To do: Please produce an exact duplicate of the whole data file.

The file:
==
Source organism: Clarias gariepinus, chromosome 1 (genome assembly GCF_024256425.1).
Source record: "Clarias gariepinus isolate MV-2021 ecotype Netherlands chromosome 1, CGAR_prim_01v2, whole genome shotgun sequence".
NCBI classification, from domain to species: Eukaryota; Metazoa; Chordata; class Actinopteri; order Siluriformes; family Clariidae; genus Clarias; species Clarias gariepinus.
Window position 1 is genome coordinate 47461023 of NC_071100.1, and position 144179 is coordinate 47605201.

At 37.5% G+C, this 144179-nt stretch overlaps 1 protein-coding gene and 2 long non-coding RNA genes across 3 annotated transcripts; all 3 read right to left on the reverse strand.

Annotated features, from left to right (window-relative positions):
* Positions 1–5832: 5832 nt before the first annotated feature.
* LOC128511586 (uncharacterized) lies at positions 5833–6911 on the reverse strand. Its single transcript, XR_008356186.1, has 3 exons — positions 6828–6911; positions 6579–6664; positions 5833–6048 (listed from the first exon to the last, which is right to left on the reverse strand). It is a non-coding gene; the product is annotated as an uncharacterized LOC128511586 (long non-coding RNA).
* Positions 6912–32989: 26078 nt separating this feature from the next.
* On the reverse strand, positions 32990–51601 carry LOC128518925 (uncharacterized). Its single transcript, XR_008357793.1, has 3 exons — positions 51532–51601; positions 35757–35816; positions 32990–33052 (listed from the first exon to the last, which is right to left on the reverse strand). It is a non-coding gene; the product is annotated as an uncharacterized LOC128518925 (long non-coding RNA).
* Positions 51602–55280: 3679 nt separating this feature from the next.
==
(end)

Source organism: Clarias gariepinus, chromosome 1 (genome assembly GCF_024256425.1).
Source record: "Clarias gariepinus isolate MV-2021 ecotype Netherlands chromosome 1, CGAR_prim_01v2, whole genome shotgun sequence".
NCBI classification, from domain to species: Eukaryota; Metazoa; Chordata; class Actinopteri; order Siluriformes; family Clariidae; genus Clarias; species Clarias gariepinus.
Window position 1 is genome coordinate 47461023 of NC_071100.1, and position 144179 is coordinate 47605201.

At 37.5% G+C, this 144179-nt stretch overlaps 1 protein-coding gene and 2 long non-coding RNA genes across 3 annotated transcripts; all 3 read right to left on the reverse strand.

Annotated features, from left to right (window-relative positions):
* Positions 1–5832: 5832 nt before the first annotated feature.
* LOC128511586 (uncharacterized) lies at positions 5833–6911 on the reverse strand. Its single transcript, XR_008356186.1, has 3 exons — positions 6828–6911; positions 6579–6664; positions 5833–6048 (listed from the first exon to the last, which is right to left on the reverse strand). It is a non-coding gene; the product is annotated as an uncharacterized LOC128511586 (long non-coding RNA).
* Positions 6912–32989: 26078 nt separating this feature from the next.
* On the reverse strand, positions 32990–51601 carry LOC128518925 (uncharacterized). Its single transcript, XR_008357793.1, has 3 exons — positions 51532–51601; positions 35757–35816; positions 32990–33052 (listed from the first exon to the last, which is right to left on the reverse strand). It is a non-coding gene; the product is annotated as an uncharacterized LOC128518925 (long non-coding RNA).
* Positions 51602–55280: 3679 nt separating this feature from the next.